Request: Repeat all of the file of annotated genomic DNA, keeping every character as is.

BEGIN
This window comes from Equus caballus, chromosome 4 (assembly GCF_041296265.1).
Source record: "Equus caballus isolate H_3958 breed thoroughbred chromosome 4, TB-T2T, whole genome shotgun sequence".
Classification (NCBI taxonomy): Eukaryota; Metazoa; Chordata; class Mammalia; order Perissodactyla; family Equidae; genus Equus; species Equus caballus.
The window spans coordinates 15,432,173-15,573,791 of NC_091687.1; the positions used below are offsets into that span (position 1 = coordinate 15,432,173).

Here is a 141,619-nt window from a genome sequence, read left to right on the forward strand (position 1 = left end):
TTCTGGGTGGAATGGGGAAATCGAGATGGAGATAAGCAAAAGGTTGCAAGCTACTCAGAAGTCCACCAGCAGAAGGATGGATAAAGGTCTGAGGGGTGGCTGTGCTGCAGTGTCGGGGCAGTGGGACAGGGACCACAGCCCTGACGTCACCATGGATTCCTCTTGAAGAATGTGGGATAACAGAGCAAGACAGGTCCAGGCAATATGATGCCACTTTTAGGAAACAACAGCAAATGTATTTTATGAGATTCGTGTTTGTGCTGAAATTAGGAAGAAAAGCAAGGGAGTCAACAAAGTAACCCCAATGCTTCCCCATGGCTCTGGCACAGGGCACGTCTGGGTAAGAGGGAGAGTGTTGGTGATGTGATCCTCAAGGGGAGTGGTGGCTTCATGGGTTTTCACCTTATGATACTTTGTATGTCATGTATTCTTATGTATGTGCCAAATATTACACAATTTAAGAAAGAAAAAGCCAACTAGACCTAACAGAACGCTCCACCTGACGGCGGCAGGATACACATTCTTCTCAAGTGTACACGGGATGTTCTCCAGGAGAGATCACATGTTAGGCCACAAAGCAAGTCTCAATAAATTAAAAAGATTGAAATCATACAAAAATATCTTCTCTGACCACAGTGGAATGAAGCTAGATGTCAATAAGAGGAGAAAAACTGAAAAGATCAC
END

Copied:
This window comes from Equus caballus, chromosome 4 (assembly GCF_041296265.1).
Source record: "Equus caballus isolate H_3958 breed thoroughbred chromosome 4, TB-T2T, whole genome shotgun sequence".
Classification (NCBI taxonomy): Eukaryota; Metazoa; Chordata; class Mammalia; order Perissodactyla; family Equidae; genus Equus; species Equus caballus.
The window spans coordinates 15,432,173-15,573,791 of NC_091687.1; the positions used below are offsets into that span (position 1 = coordinate 15,432,173).

Here is a 141,619-nt window from a genome sequence, read left to right on the forward strand (position 1 = left end):
TTCTGGGTGGAATGGGGAAATCGAGATGGAGATAAGCAAAAGGTTGCAAGCTACTCAGAAGTCCACCAGCAGAAGGATGGATAAAGGTCTGAGGGGTGGCTGTGCTGCAGTGTCGGGGCAGTGGGACAGGGACCACAGCCCTGACGTCACCATGGATTCCTCTTGAAGAATGTGGGATAACAGAGCAAGACAGGTCCAGGCAATATGATGCCACTTTTAGGAAACAACAGCAAATGTATTTTATGAGATTCGTGTTTGTGCTGAAATTAGGAAGAAAAGCAAGGGAGTCAACAAAGTAACCCCAATGCTTCCCCATGGCTCTGGCACAGGGCACGTCTGGGTAAGAGGGAGAGTGTTGGTGATGTGATCCTCAAGGGGAGTGGTGGCTTCATGGGTTTTCACCTTATGATACTTTGTATGTCATGTATTCTTATGTATGTGCCAAATATTACACAATTTAAGAAAGAAAAAGCCAACTAGACCTAACAGAACGCTCCACCTGACGGCGGCAGGATACACATTCTTCTCAAGTGTACACGGGATGTTCTCCAGGAGAGATCACATGTTAGGCCACAAAGCAAGTCTCAATAAATTAAAAAGATTGAAATCATACAAAAATATCTTCTCTGACCACAGTGGAATGAAGCTAGATGTCAATAAGAGGAGAAAAACTGAAAAGATCAC